His characters walk a tight rope between joy and sorrow

About the Artist

Jaber Alwan was born in the Iraqi city of Babylon in 1948.

He graduated from the Fine Arts Institute in Baghdad in 1970 and in 1972, he moved to Rome, where he studied sculpture. He would go on to become the first foreigner to be awarded the best artist prize by the municipality of Rome.

His work is permanently displayed in modern art museums in Baghdad, Damascus, Qatar, Kuwait, as well as the Cairo Opera House, the Calouste Museum in Lisbon, the Palazzo dei Diamanti in Ferrara, and the Academic Museum of Ravenna. His art is also held in private collections in many cities in Europe, Russia, Japan and Chile.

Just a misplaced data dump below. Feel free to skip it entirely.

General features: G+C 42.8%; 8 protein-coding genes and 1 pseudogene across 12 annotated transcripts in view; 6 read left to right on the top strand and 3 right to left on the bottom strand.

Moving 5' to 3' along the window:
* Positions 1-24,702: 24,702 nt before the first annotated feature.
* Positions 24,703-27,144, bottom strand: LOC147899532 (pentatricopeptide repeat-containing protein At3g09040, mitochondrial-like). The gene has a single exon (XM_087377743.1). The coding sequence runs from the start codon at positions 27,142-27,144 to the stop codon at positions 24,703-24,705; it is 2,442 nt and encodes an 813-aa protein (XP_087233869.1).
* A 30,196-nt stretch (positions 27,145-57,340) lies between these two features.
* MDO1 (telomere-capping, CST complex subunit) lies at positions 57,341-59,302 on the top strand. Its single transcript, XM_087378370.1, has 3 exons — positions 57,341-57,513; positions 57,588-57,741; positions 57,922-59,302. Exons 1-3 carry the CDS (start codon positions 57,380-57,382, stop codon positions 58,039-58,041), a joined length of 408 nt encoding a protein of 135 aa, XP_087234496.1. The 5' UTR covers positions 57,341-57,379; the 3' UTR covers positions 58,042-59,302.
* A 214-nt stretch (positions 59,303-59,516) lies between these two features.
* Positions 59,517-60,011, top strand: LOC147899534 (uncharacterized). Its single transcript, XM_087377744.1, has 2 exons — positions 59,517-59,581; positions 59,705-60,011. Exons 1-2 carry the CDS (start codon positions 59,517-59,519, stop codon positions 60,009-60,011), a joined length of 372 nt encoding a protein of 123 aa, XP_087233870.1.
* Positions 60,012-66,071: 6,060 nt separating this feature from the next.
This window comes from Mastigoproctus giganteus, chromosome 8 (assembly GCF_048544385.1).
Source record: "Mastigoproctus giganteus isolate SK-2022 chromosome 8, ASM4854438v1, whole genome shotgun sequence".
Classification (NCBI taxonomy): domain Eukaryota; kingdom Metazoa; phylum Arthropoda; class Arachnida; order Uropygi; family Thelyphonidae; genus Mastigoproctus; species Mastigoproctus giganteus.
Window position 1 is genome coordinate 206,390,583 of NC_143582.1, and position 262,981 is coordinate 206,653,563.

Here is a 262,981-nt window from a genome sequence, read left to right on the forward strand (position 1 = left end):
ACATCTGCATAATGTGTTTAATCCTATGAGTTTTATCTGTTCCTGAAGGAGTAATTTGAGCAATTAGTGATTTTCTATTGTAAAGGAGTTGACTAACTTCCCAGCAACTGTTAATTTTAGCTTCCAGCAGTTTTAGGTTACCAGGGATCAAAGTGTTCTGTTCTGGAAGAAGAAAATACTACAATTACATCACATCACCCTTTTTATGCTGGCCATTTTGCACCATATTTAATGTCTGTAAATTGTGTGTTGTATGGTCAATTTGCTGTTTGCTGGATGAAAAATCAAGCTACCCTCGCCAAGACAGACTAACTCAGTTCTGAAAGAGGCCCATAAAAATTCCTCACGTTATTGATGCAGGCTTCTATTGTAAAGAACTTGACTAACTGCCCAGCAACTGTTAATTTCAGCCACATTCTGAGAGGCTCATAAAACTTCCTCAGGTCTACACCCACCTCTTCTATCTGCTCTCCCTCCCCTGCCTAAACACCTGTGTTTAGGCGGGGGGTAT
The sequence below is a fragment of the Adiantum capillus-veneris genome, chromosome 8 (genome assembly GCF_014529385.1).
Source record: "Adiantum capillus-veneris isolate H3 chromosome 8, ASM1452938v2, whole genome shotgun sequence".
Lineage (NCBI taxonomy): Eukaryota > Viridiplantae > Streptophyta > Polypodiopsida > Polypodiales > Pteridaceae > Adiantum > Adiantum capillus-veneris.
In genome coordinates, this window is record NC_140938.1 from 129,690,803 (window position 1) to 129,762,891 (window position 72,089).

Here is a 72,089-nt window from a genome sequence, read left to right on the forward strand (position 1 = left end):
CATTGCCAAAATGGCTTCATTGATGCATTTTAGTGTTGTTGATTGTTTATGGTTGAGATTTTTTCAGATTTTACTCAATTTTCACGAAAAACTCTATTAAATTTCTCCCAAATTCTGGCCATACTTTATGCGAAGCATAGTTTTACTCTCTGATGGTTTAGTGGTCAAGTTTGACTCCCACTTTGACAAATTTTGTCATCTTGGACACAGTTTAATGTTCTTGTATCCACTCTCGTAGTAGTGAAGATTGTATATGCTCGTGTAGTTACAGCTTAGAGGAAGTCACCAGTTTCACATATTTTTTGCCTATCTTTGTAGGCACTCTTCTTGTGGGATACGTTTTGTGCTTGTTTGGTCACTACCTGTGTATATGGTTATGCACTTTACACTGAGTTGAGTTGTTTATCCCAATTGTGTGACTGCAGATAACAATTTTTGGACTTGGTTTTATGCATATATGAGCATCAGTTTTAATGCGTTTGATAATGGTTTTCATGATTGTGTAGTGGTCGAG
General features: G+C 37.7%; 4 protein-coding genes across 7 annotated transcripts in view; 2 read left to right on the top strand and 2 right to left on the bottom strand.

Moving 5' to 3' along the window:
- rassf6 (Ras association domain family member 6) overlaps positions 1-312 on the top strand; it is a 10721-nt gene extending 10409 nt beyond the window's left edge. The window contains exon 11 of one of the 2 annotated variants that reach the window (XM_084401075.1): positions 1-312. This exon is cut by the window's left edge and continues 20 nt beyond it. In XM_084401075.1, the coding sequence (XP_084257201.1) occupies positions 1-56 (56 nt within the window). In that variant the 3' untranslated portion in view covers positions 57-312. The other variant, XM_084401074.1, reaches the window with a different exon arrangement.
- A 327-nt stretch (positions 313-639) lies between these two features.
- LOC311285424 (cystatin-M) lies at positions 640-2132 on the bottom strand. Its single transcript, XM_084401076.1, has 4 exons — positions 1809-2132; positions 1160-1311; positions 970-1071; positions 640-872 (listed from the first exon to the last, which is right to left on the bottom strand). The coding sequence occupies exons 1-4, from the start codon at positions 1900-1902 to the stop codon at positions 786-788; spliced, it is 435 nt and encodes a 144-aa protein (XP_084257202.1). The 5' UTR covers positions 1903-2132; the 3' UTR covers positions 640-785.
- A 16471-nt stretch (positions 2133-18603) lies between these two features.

Jaber’s first painting was a fortuitous discovery, since it was a mere juxtaposition of colors randomly daubed and then manipulated with a brush.

Jaber Alwan: Once I take the brush, I am not in control anymore, and the painting is in the driver’s seat.

Running away from politics and taking refuge in art, Jaber left Iraq and set off for Italy.

Jaber Alwan: When I arrived in Rome, I felt the city was a pretty woman of 2000 years. She hugged me and cast a magical spell on me.

Year after year, Jaber’s realm of art grew exponentially, and his fame reached new heights that he never anticipated.

Jaber Alwan: Critics say that my paintings have an orderly sculpturing element.

The paintings’ shroud of mystique surrounding daydreaming faces enthralls beholders, who cannot ascertain whether those it portrays are in jubilation or steeped in sorrow.

Such faces comprise the essence of Jaber’s paintings. Interestingly, Jaber neither has any premeditation for his characters nor does he predict their destiny.

The core strength of Jaber’s artworks lies in such enigmatic techniques, and once its mystical secrets are unraveled, the painting will be mainstream art.